Once you’ve made all the highlighters you need, you’re ready to start using them in your study. And, remember, it’s just as easy to make new highlighters as you need them; just follow these steps.

Add Notes to the Mix

Another way to highlight and emphasize key passages is to use the notes functionality within Bible+. This works just like highlighting, except you choose “Note” instead of “Highlight” when selecting a verse or text. One of the cool things about notes in Bible+ is that you can select a cool icon to go represent what the note is about. This is cool for when I’m taking notes on sermons, but it’s also useful for calling out a part of the text. If something is extra important you might want to add a “star” or if it’s puzzling you can select the “question mark” icon. Even if you don’t put anything in the note, these icons will appear in your Bible & can serve to as an additional layer of highlighting & meaning.


Great for Inductive Study

While the purpose of this post is to show you the possibilities for highlighting instead of a specific method, there are some Bible study methods that are centered around highlighting. One of the more popular methods is the Precepts Inductive Bible Study method popularized by Kay Arthur. While the Precepts method involves some fairly complicated highlighting models, with the infinite highlighting possibilities that you can create in the app you can certainly adapt it for your needs. Click here to learn more about the Inductive Bible Study method from Precepts Ministries International.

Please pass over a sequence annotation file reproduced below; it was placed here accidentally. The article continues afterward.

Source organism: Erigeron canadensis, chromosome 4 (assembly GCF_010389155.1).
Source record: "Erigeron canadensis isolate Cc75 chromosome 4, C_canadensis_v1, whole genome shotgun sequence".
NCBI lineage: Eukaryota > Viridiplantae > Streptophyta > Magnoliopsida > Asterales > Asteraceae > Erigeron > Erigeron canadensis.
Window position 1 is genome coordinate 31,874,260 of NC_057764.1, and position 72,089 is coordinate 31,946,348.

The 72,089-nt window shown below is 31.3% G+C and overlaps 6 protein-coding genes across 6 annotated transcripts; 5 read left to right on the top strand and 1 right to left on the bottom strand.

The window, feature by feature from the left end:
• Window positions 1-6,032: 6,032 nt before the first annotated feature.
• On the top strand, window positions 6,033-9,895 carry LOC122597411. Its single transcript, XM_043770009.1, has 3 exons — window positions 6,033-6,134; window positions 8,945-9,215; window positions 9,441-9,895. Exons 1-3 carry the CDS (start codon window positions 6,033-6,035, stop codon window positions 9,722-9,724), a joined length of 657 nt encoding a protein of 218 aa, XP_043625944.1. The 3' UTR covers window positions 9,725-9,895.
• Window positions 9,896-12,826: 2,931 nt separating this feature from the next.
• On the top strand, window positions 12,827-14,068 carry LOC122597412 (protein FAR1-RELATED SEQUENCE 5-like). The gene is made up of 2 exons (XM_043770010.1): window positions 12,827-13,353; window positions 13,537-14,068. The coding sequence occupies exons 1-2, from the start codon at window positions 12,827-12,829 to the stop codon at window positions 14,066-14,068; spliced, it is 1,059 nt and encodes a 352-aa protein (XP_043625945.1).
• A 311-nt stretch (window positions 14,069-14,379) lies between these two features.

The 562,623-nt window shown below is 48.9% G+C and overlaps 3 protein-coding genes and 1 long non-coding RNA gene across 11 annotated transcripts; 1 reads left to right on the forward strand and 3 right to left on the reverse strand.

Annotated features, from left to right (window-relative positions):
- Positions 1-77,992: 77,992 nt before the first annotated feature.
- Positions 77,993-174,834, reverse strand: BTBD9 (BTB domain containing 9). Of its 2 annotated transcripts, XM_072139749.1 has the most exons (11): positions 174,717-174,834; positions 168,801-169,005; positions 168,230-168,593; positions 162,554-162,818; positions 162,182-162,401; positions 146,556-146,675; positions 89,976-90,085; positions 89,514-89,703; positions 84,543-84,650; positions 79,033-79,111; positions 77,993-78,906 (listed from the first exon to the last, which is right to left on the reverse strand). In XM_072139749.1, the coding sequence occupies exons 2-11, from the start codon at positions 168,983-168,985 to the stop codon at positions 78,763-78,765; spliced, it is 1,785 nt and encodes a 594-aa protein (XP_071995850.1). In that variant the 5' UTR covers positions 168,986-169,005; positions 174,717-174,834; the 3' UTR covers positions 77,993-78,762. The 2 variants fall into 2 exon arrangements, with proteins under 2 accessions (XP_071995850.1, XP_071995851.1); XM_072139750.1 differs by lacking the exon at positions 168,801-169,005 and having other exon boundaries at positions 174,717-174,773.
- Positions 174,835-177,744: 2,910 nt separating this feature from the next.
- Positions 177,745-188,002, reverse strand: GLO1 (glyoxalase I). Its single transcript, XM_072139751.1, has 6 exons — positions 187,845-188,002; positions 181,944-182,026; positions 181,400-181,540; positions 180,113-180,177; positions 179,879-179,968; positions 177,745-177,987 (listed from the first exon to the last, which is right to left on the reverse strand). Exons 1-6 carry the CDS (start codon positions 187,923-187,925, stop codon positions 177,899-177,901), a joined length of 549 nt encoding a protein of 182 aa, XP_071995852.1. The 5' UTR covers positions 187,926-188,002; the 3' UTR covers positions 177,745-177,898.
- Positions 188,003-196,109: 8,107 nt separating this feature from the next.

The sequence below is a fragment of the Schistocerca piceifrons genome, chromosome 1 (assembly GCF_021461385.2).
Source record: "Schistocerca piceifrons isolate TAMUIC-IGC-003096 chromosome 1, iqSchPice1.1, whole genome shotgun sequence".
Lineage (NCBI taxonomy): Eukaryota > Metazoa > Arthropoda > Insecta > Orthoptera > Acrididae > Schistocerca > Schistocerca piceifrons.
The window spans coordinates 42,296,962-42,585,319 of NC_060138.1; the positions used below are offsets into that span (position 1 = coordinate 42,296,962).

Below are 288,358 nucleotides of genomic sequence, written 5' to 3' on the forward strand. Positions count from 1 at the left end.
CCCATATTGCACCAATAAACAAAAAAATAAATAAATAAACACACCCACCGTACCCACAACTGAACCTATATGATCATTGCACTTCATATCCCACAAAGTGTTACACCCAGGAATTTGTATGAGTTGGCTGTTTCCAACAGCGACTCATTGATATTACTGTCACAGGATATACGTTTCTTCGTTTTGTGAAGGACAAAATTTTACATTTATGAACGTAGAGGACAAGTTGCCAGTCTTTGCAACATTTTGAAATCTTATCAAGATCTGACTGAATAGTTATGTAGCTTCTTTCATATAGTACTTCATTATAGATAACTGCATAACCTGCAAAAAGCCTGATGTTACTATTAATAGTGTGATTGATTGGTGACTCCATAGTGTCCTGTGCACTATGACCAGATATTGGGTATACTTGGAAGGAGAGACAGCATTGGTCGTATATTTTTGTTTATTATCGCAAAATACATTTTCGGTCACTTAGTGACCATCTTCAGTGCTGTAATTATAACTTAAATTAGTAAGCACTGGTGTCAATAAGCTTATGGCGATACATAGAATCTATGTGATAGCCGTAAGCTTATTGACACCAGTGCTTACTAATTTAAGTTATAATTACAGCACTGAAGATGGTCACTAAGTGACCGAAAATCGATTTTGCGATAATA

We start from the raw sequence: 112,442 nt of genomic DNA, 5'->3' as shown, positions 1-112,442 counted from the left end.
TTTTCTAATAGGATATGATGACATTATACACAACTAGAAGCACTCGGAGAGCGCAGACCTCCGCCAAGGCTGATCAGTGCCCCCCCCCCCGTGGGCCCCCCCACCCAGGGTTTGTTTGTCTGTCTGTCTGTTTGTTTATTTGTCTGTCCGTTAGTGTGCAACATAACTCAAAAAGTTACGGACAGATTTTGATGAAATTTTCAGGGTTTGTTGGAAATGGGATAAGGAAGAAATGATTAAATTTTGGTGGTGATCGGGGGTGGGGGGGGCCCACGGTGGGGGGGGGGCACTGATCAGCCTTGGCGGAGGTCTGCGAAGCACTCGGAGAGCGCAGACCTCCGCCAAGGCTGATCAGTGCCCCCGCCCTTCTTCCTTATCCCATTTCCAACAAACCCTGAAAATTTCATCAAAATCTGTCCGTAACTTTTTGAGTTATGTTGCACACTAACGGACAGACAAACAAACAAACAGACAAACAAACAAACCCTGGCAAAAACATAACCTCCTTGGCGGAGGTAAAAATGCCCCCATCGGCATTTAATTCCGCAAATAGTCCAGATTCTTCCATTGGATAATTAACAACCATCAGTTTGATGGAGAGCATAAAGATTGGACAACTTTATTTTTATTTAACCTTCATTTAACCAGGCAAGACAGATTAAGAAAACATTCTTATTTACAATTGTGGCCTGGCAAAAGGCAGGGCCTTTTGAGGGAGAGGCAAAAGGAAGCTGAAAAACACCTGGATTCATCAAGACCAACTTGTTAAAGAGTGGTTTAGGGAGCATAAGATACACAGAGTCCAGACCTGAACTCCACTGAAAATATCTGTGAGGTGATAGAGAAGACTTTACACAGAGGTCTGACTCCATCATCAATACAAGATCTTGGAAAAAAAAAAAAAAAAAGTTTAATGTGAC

Experiment with highlights & notes icons to create a Bible study method that works for you. Also be sure to check out the Bible study titles we currently have on sale.

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Start a Lent Reading Plan

Posted by on 02/09/2016 in: ,

Lent begins this Ash Wednesday—February 10 this year—and ends on Holy Saturday, the day before Easter. For many people, it is a 40-day period—not including the six Sundays—devoted to reflection, repentance, fasting, and preparation prior to Easter.

Unlike Christmas, Easter is not a fixed date on the calendar; it is sometimes described as a “moveable feast.” The Western church decided long ago to set Easter as the first Sunday following the first full moon after the vernal equinox (the first day of spring). Since the date of Easter varies widely (from March 22 to April 25), the dates of every other holiday related to Easter vary as well. The week before Easter is referred to as Holy Week. It begins on Palm Sunday, which recalls Jesus’ triumphal entry into Jerusalem. Thursday of that week is known in some traditions as Maundy Thursday because it memorializes Jesus’ final instructions and last meal with His disciples. The term “Maundy” is related to the Latin word mandatum, meaning “commandment,” which is the first word in the Latin version of John 13:34 that records Jesus’ new commandment to His disciples that they love one another. Since Jesus washed his disciples’ feet that fateful evening, Christians often do as Jesus did and wash one another’s feet. Good Friday follows. It is the day that commemorates the crucifixion and burial of Jesus. Calling the day “good” seems ironic since Jesus died such a horrid death that day. However, what Jesus’ death accomplished for the redemption of the world is the greatest good the world has ever seen. The Sunday following Good Friday ends the season of Lent and is designated Easter. It may be the most celebrated day on the Christian calendar, for it commemorates Jesus’ resurrection from the dead and the beginning of the new Kingdom. – Adapted from The Voice Bible.

Lent is a great time to think about starting a new reading plan.

Checkout our free reading plan especially for Lent.  Adapted from The Voice Bible, this plan starts on Ash Wednesday, February 10 and continues until Easter Sunday. This is a great way to prepare your heart for Easter.